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How to remove burn marks from plastic bathroom sinks

Updated February 21, 2017

Burns on any household item can be difficult to remove. Burn marks on bathroom sinks are caused by a variety of things, including lit cigarettes, candles and heated hair styling devices, such as curling irons. Although deep burns in plastic require more extensive repair, you can remove superficial burn marks using an abrasive cleansing product. Removing the burn mark takes a little work but will restore the sink to an attractive condition.

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  1. Pour 1 tsp of liquid dish soap onto the burn mark, and scrub it with a damp scrubber sponge to remove some of the discolouration, as well as any substances, such as candle wax, from the sink surface.

  2. Sprinkle a powdered cleaner over the entire surface of the burn mark, and scrub it with the a damp sponge. Any sponge is effective, but melamine foam sponges work the best.

  3. Allow the cleaner to sit on the burn mark for two to three minutes, and scrub it with a scrub brush.

  4. Wash away the cleaning residue with clean water.

  5. Press a piece of fine grit sandpaper, such as 200-grit, against the burn mark and sand it down until you have removed the rough edges of the burn mark. Be careful to only sand the burn mark and not the undamaged section of the sink.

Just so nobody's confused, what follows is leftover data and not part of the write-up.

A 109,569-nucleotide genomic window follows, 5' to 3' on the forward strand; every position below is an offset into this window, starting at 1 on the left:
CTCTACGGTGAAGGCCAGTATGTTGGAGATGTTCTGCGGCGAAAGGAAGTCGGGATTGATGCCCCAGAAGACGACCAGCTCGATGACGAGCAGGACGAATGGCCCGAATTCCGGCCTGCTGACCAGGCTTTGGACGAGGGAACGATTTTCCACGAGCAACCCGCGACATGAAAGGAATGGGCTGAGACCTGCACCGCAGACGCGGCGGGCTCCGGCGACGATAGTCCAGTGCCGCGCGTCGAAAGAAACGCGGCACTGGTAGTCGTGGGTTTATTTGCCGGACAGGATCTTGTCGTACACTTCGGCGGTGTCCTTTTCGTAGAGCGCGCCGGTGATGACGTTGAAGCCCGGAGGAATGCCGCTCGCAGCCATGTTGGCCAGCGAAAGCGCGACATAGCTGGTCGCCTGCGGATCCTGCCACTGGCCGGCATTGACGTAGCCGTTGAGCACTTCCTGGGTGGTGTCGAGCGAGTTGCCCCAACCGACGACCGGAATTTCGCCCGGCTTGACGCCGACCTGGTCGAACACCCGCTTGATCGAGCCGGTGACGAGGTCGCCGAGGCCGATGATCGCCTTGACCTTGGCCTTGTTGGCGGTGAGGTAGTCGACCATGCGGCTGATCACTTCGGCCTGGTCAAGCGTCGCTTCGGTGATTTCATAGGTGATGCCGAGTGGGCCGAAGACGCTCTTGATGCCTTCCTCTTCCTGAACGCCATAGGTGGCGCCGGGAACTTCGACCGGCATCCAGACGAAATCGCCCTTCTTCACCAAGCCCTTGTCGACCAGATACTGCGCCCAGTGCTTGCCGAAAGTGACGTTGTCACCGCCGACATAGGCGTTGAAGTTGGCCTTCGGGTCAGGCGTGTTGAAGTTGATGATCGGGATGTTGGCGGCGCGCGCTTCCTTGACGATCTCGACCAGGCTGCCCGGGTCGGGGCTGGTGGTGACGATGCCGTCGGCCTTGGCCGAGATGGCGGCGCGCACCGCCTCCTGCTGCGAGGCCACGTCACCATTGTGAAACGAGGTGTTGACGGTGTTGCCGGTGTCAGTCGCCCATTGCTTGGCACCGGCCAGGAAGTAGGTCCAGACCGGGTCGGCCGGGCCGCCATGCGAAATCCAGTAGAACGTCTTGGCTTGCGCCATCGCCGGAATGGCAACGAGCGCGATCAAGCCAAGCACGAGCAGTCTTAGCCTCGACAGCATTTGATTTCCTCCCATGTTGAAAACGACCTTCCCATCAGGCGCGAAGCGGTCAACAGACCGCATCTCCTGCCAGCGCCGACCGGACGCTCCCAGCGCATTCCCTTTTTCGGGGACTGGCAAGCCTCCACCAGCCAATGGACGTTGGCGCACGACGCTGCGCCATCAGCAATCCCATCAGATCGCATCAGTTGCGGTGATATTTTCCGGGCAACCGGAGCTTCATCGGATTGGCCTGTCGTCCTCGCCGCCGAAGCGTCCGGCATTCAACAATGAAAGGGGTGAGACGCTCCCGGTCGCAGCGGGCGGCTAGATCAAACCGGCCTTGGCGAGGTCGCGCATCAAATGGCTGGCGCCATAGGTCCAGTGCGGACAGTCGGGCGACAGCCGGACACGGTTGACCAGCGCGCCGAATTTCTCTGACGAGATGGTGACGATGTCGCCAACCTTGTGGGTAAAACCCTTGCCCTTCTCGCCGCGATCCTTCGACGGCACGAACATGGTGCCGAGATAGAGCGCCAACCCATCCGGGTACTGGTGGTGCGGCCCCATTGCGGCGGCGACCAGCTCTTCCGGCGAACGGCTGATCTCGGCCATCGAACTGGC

6. Dip a wooden craft stick, or other small flat item, into the jar of epoxy filler, and fill the depression until it is slightly higher than the surface of the sink. Scrape the clean end of the stick horizontally over the epoxy to level it out and to scape off the excess.

  7. Allow the epoxy to dry for the amount of time recommended by the product packaging.

  8. Apply paint to the surface of the epoxy using a small paintbrush. Choose a paint colour that closely matches the colour of the sink to best disguise the repair.

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Things You'll Need

  • Liquid dish soap
  • Scrubber sponge
  • Powder cleanser
  • Water
  • Melamine foam sponge
  • Scrub brush
  • 200-grit sandpaper
  • Epoxy repair kit
  • 200-grit sandpaper
  • Epoxy filler
  • Wood craft stick
  • Paint
  • Paint brush

About the Author

Kimberly Johnson is a freelance writer whose articles have appeared in various online publications including eHow, Suite101 and Examiner. She has a degree in journalism from the University of Georgia and began writing professionally in 2001.

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